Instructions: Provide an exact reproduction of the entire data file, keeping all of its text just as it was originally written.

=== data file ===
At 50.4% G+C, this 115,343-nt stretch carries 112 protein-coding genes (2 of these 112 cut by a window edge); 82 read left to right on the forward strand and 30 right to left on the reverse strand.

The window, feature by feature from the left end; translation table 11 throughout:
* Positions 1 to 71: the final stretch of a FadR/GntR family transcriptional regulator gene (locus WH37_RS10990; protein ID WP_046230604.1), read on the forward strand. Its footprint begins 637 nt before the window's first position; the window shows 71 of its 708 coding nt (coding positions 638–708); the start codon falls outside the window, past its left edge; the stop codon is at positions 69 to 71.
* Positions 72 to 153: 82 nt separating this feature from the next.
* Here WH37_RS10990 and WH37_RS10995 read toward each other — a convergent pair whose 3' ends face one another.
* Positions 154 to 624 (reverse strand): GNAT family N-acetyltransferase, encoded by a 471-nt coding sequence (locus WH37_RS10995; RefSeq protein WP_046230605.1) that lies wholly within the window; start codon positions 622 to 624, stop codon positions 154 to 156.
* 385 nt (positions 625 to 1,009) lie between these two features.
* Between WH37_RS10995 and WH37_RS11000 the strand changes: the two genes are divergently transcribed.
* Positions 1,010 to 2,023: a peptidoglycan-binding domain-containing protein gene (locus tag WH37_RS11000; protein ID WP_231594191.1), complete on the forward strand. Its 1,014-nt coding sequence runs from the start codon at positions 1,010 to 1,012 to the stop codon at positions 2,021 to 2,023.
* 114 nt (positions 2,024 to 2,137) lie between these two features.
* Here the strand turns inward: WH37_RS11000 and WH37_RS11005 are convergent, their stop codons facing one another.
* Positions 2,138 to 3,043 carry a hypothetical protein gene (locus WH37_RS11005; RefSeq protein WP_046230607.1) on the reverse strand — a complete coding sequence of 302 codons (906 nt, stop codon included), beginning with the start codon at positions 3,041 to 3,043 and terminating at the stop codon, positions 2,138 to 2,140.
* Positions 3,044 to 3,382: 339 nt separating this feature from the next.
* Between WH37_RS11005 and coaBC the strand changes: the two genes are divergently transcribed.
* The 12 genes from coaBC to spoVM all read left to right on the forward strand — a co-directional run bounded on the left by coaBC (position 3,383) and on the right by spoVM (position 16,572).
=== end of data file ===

At 50.4% G+C, this 115,343-nt stretch carries 112 protein-coding genes (2 of these 112 cut by a window edge); 82 read left to right on the forward strand and 30 right to left on the reverse strand.

The window, feature by feature from the left end; translation table 11 throughout:
* Positions 1 to 71: the final stretch of a FadR/GntR family transcriptional regulator gene (locus WH37_RS10990; protein ID WP_046230604.1), read on the forward strand. Its footprint begins 637 nt before the window's first position; the window shows 71 of its 708 coding nt (coding positions 638–708); the start codon falls outside the window, past its left edge; the stop codon is at positions 69 to 71.
* Positions 72 to 153: 82 nt separating this feature from the next.
* Here WH37_RS10990 and WH37_RS10995 read toward each other — a convergent pair whose 3' ends face one another.
* Positions 154 to 624 (reverse strand): GNAT family N-acetyltransferase, encoded by a 471-nt coding sequence (locus WH37_RS10995; RefSeq protein WP_046230605.1) that lies wholly within the window; start codon positions 622 to 624, stop codon positions 154 to 156.
* 385 nt (positions 625 to 1,009) lie between these two features.
* Between WH37_RS10995 and WH37_RS11000 the strand changes: the two genes are divergently transcribed.
* Positions 1,010 to 2,023: a peptidoglycan-binding domain-containing protein gene (locus tag WH37_RS11000; protein ID WP_231594191.1), complete on the forward strand. Its 1,014-nt coding sequence runs from the start codon at positions 1,010 to 1,012 to the stop codon at positions 2,021 to 2,023.
* 114 nt (positions 2,024 to 2,137) lie between these two features.
* Here the strand turns inward: WH37_RS11000 and WH37_RS11005 are convergent, their stop codons facing one another.
* Positions 2,138 to 3,043 carry a hypothetical protein gene (locus WH37_RS11005; RefSeq protein WP_046230607.1) on the reverse strand — a complete coding sequence of 302 codons (906 nt, stop codon included), beginning with the start codon at positions 3,041 to 3,043 and terminating at the stop codon, positions 2,138 to 2,140.
* Positions 3,044 to 3,382: 339 nt separating this feature from the next.
* Between WH37_RS11005 and coaBC the strand changes: the two genes are divergently transcribed.
* The 12 genes from coaBC to spoVM all read left to right on the forward strand — a co-directional run bounded on the left by coaBC (position 3,383) and on the right by spoVM (position 16,572).